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positions: east asia cultures critique 11.2 (2003) 443-478

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Refashioning Suzhou:
Dress, Commodification, and Modernity

Peter Carroll


Clothing is a tool of body ornamentation and a symbol of a national people's culture. With each successive change of dynasties, the design of apparel must be altered in order to renew one's feeling of connection and establish etiquette.

—Neizhengbu, Domestic Affairs Yearly (1936)

On 6 January 1912, the shape and principles of Republican administration and politics, not to mention the social and cultural ramifications of the newly completed revolution, remained unformed and seemingly open to all possibilities. Citizens of the nascent Chinese Republic were still reveling in the audacious success of the 10 October Wuchang Uprising and the founding of their six-day-old nation. Nonetheless, as that day's commentary of the “fashion (shimao) clique” in the lively “Free Talk” section of Shenbao [Shanghai news] made clear, the recent political uprising was already provoking dramatic cultural and social transformations, some of which were being imprinted onto the very bodies of newborn Republicans. [End Page 443]

We now suddenly all find ourselves to be Republicans and want every-thing to be improved and made better, with the clothes on our backs being the most pressing concern of all. Let's first mention the things that a lady can't do without: a pair of sharp-toed, high-heeled, premium leather shoes; a pair of “violet mink” gloves; two or three plain or jewel-encrusted gold pins; a white lace … handkerchief; a pair of gold-rimmed, new-style eyeglasses; a curved ivory comb; and a silk kerchief. Now let's address the things a man can't do without: a Western suit, greatcoat, Western hat, and handkerchief, with the addition of a boutonniere, a pince-nez, and a few words of pidgin English.1

The recent lurch toward Republican government had occurred with surprising, almost casual swiftness so that even the most ardent revolutionary [End Page 444] lady and gentleman of means may have been astonished to find themselves tyro Republicans. Yet, the material consequences of this political turn provided concrete evidence of the Republic's modernist, cosmopolitan aims and the lingering resonance of its foreign bourgeois referents. Though radical in their ambition to remake society, China's unexpected Republicans were hardly sansculottes in their fashion choices. Quite significantly, “fashion”/ shimao was hardly an incidental accessory to the violent reconstitution of political and social institutions. Like leather shoes and jeweled gold pins, the Republican state and Republican nationality were indeed shimao, the “style of the times.” The “Free Talk” writer wickedly suggested that fashions, whether political or sartorial, were fundamentally related, if not interchangeable. Was adopting Republican identity as simple as donning a set of new clothes? If so, would the meanings of Republican nationality and politics or the creation of a Republican political form and culture be as fleeting and superficial as the latest fashions?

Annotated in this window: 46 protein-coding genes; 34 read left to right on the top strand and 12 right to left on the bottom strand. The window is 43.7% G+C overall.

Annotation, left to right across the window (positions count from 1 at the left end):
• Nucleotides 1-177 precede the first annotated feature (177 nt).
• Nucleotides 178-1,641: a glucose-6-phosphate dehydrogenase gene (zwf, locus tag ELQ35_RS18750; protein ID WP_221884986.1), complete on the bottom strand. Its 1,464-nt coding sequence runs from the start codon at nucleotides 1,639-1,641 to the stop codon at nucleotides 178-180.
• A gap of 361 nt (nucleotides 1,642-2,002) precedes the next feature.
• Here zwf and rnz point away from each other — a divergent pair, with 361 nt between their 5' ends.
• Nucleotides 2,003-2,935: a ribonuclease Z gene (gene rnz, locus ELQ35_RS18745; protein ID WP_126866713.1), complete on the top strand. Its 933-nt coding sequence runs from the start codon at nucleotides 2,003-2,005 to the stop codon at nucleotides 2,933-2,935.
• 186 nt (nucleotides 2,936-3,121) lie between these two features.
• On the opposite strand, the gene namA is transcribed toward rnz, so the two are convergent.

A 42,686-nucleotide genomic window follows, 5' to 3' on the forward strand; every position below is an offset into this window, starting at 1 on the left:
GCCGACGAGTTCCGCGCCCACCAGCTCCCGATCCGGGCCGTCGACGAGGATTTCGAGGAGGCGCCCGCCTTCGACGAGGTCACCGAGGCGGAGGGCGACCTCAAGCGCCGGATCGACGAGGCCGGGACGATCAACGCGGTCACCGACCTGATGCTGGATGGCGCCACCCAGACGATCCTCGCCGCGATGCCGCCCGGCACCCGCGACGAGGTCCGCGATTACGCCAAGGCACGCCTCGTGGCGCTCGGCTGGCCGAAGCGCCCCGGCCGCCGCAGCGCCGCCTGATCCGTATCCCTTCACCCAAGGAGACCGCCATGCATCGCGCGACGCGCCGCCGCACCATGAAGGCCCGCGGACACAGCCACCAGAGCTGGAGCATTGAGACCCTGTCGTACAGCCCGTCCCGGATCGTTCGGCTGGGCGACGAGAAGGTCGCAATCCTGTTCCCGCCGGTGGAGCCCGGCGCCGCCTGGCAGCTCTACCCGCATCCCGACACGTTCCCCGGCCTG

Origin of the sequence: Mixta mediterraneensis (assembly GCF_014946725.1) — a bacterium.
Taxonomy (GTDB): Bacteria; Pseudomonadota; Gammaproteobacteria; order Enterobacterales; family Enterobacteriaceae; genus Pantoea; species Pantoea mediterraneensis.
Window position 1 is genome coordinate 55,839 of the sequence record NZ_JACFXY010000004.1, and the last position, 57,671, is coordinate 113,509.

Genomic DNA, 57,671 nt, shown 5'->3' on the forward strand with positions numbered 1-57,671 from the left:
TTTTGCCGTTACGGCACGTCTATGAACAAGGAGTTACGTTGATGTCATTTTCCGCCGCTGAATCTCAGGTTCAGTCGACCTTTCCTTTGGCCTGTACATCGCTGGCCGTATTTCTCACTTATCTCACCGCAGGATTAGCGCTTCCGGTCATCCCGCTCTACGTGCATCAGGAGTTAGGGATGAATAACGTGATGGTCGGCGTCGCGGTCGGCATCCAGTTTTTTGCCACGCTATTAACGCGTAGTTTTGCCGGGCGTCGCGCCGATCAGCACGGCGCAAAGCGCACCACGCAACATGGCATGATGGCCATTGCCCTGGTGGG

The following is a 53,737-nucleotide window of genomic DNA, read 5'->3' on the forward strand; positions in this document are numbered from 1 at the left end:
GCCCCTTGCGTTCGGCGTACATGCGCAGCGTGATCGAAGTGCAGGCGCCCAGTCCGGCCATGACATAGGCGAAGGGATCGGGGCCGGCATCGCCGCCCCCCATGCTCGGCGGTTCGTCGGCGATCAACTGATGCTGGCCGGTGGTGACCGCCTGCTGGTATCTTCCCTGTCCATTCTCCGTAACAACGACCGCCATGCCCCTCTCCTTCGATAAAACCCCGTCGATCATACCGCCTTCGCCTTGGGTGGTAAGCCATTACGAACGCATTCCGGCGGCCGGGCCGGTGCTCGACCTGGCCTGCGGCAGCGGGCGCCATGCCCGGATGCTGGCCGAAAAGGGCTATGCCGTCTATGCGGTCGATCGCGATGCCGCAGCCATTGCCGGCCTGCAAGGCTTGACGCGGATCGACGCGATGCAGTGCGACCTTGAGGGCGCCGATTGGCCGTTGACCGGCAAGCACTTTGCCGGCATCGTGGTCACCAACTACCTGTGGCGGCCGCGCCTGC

Assessing the fashion change unleashed by the Xinhai Revolution, Wang Jie'an, a merchant leader of the Yunjin gongsuo (Cloud Brocade Silk Guild), argued later in 1912 that it was necessary “to make everyone emphasize National Products and not make following shimao their main aim.”2 Wang worried that far from defining notions of Republican nationality, shimao posed a threat to China's integrity. He pessimistically assumed that his fellow Republicans' fashion choices would be motivated more by an overwhelming desire for style or modernity than by nationalist considerations. If people were truly free to choose their clothing, unhindered by considerations of style, a garment's national identity, or the origin of the fabric, how would the domestic commercial sector compete? The significance of Western garments and accessories as immediate and popularly acknowledged Republican icons underscores the hybridity of Chinese modernism. Yet to Wang Jie'an and others, this dynamic also revealed the tension between the role of clothing as both symbol of national identity and prime material artifact of modernity, highlighting the effect of the changing market on the manufacture, trade, and significance of clothing as a commodity.

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